The final report published by the Michigan state “Quality of Life” departments concludes an 18-month process, in which the Departments of Agriculture and Rural Development, Environmental Quality, and Natural Resources, considered two applications for net pen trout farming in Lakes Michigan and Huron. (See story in ANA Jan/Feb 2016.)
Currently, there are no net pen aquaculture operations within the US Great Lakes. There are nine in Lake Huron waters within the Canadian province of Ontario.
Five initial reports were produced that considered the science, economics, and current regulations in response to the applications. A sixth report summarized stakeholder input, which included a public forum.
The scientific report urged caution and recommended that if net pens were approved, a siting tool should be developed as well as a nutrient tracking model, extensive monitoring be deployed, and an adaptive management approach be utilized to address and evaluate potential concerns.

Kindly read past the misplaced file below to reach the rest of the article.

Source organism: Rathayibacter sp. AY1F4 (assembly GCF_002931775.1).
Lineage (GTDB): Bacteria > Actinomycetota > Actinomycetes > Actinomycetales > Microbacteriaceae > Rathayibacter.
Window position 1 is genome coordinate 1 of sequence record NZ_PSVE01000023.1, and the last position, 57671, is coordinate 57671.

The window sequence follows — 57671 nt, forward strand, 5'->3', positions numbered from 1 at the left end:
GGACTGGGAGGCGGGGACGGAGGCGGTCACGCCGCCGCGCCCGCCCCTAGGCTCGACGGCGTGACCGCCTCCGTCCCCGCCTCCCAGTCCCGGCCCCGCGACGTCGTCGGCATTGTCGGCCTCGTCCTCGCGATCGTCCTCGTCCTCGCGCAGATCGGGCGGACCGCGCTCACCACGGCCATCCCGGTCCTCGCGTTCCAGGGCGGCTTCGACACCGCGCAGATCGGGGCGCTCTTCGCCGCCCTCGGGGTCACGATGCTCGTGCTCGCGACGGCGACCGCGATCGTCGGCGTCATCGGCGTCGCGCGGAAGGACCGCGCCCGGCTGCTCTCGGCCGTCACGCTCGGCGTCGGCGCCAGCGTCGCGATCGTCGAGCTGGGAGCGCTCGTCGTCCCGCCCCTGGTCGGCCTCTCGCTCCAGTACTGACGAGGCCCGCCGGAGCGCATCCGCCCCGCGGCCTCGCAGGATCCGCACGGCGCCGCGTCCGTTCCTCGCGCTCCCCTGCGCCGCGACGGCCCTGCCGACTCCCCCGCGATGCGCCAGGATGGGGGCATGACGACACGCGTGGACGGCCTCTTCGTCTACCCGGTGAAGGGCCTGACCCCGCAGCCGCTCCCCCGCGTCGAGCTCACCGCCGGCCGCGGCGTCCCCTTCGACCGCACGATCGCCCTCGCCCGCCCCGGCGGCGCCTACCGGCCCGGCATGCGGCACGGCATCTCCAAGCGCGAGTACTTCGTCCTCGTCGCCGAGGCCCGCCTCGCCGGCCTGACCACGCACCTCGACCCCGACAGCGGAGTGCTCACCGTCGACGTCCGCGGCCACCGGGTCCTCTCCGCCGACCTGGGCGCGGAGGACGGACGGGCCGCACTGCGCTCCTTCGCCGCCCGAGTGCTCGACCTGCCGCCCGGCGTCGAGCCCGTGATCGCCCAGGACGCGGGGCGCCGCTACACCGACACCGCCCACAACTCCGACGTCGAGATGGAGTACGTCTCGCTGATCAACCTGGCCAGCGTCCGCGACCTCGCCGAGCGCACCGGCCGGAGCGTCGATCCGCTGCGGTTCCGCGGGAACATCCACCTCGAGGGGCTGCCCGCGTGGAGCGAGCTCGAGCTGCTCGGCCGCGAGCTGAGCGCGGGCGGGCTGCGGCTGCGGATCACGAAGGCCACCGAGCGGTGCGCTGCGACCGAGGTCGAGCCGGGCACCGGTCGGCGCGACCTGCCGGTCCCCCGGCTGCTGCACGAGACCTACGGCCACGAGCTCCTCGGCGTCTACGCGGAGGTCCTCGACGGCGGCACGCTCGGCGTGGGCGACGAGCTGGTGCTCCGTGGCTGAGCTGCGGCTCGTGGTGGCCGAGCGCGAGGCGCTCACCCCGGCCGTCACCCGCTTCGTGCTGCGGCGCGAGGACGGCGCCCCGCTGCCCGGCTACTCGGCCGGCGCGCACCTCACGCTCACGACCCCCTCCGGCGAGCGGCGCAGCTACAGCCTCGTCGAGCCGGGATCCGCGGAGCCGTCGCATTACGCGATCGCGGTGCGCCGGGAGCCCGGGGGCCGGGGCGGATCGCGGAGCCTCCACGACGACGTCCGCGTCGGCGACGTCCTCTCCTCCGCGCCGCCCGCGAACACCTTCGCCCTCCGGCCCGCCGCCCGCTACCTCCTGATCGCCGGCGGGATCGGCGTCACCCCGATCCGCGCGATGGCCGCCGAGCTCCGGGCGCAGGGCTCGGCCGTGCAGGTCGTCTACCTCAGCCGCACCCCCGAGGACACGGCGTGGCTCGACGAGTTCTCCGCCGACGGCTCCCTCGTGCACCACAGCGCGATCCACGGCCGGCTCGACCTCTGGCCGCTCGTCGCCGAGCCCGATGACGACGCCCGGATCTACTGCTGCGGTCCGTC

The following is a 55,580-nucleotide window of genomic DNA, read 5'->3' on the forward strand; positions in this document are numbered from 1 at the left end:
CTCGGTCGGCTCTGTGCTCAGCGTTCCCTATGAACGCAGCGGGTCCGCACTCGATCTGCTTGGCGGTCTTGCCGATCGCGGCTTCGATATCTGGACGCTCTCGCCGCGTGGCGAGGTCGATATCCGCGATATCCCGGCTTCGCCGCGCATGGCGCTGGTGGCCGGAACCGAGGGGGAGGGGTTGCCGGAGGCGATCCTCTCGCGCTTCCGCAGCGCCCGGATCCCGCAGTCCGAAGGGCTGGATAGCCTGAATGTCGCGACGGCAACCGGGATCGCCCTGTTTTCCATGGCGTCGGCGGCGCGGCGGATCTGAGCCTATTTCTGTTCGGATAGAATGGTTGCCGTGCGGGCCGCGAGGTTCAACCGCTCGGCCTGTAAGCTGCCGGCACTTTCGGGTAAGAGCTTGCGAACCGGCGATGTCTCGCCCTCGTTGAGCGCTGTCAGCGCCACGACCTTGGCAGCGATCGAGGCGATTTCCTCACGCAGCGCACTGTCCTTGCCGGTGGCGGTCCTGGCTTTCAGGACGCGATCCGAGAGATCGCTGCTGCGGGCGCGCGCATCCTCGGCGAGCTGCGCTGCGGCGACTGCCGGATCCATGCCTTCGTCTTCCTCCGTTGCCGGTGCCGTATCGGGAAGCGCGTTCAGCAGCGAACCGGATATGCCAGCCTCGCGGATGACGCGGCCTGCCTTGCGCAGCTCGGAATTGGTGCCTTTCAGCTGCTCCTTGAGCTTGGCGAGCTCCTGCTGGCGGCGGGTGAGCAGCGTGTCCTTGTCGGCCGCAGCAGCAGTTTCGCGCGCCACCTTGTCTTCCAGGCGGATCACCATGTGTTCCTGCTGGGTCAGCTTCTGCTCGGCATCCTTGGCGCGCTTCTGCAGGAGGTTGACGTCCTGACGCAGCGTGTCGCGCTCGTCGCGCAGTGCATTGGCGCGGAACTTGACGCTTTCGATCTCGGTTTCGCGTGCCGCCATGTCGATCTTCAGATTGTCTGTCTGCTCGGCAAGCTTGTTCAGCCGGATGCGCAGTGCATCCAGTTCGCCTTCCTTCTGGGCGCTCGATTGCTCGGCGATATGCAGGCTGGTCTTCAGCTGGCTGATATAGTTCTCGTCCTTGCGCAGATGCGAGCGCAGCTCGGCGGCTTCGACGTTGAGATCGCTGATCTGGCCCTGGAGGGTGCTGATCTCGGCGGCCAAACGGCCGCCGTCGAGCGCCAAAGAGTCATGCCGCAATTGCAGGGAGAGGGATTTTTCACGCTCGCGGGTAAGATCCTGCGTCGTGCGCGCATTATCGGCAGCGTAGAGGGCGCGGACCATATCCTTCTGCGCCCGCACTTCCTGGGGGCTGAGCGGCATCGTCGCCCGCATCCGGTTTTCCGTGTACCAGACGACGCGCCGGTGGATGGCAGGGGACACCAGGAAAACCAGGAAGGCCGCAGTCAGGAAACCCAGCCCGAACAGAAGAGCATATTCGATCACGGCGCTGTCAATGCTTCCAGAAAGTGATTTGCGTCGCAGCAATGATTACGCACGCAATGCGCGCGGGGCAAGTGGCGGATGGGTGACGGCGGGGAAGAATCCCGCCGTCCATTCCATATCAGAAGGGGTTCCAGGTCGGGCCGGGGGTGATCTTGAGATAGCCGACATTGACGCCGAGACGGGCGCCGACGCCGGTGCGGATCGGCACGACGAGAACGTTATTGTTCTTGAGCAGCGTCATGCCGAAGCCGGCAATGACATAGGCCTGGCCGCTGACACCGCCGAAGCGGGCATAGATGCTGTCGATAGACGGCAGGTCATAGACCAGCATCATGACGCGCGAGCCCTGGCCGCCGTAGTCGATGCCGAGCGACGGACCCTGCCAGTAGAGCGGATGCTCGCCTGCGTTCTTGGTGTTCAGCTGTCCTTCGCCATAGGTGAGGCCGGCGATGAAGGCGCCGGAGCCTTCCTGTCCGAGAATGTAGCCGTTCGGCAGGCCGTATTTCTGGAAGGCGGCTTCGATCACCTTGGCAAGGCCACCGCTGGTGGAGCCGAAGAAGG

The economic assessment suggested that two, one-million-lb net pen trout facilities could lead to up to 17 direct jobs, 27 indirect jobs and a total output of $10.3 million (in contrast, a Michigan Sea Grant Report in 2014 envisioned a billion-dollar aquaculture industry for the state).
The final report concluded the “ecological and environmental risks and uncertainties…. would pose significant risks to fishery management and other types of recreation and tourism.” The agencies also expected that they would encounter significant legal challenges if they moved forward with the applications.
The $3.3-million startup costs are not provided through conventional funding models, the final report noted. “This level of public investment for an estimated return of $10 million does not appear to be a prudent use of the state’s resources at this time.”
Michigan legislators will get their say with three bills now before the Senate and three bills in the House of Representatives that support the expansion of aquaculture. One Senate bill and one House bill seek to prohibit aquaculture in the Great Lakes.
The regulatory review noted that commercial net pens could not legally operate in Great Lake waters at this time, according to current state law. Any future approval would very likely trigger a legal challenge under the “Public Trust Doctrine”.
— Tom Walker